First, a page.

When I was a kid I would watch the show this movie is based on by the same name. I would watch it in secret; not because my parents thought it was inappropriate for kids, but because they thought it was stupid. They would make fun of the show to the point where I was embarrassed for liking it. I don't know if it's their lasting insults or what, but that shame follows me to my enjoyment of this film too. The movie put together a pretty cool cast that consisted of Liam Neeson (Taken, Schindler's List) as Hannibal, Bradley Cooper (The Hangover, Wedding Crashers) as Face, Sharlto Copely (District 9) as Murdock and UFC fighter "Rampage" Jackson as B.A. Good rule of thumb is whenever you see a movie staring an athlete of any kind you should avoid it at all costs and yes that includes movies staring The Rock. In a recent interview, "Rampage" Jackson said that he considers acting to be "gay," which is too bad because he's not bad at it. He steps into the role immortalized by Mr. T. with complete ease. Once I realized that that wouldn't be a worry, I could enjoy the movie. I never had a doubt about the rest of the cast. Bradley Cooper is a pitch-perfect Face. Liam Neeson is the fatherly ass-kicker Hannibal that was needed. But stealing the show was South African actor Sharlto Copley doing a hilarious job as the mentally ill, Murdock. After seeing him dazzle in District 9 and crack-up in The A-Team, it makes me feel like I have stock in the corporation that is Sharlto Copley and hope to see it rise over the next decade. Directing the whole film is Sacramento native, Joe Carnahan (Smokin' Aces), who has been rather disappointing so far in his career other than putting together impressive mega-casts. However, he gets a good stride going in The A-Team and allows it to move like an Oliver Stone or Guy Richie film with fast edits, cutaway scenes and camera trickery. He also brings the humor the show had to the front of the stage never letting this movie take itself too seriously. If it had done that, it would've been a disaster. But it doesn't lampoon it either, which is just as equally important. Carnahan was also one of the writers on the film and there is an arena he still might need to get his sea legs on. The script is inexplicably complex in the plot. The film that's based on a ridiculous TV show that starred Mr. T. doesn't need to have a storyline that unfolds like a Robert Redford political drama or Grisham thriller. Because of that, it might have some people get caught up in the weeds along the way and not make it to the extra explosive ending. However it's great in the way that just when you think it's about to become absurd in trying to be a military drama involving high ranking cover ups and governmental back-stabbings, it has a scene where The A-Team is driving a tank out of a plane and shooting bad guys down in the sky with it, which couldn't have been more stupid and fun at the same time. The "A" in A-Team stands for "Alpha" but as far as I'm concerned it stands for the letter grade it earned by exceeding my expectations by leaps bigger than the realism that exists in the film.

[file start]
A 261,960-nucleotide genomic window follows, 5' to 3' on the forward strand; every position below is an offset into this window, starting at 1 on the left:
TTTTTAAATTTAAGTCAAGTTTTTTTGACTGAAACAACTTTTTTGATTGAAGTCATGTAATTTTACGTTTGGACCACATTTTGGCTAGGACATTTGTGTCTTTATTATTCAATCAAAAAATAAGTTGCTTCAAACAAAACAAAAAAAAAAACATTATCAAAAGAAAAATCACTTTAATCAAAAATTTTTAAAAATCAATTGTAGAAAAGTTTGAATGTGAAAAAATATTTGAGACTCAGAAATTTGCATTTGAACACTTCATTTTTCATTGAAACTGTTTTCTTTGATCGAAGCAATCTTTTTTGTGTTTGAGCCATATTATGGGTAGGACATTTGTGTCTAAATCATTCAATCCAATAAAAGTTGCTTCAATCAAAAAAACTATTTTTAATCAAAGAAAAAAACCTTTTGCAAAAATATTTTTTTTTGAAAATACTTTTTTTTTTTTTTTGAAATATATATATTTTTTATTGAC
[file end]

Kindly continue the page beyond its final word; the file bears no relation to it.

The A-Team (Rated PG-13)
Gavin Grade: A-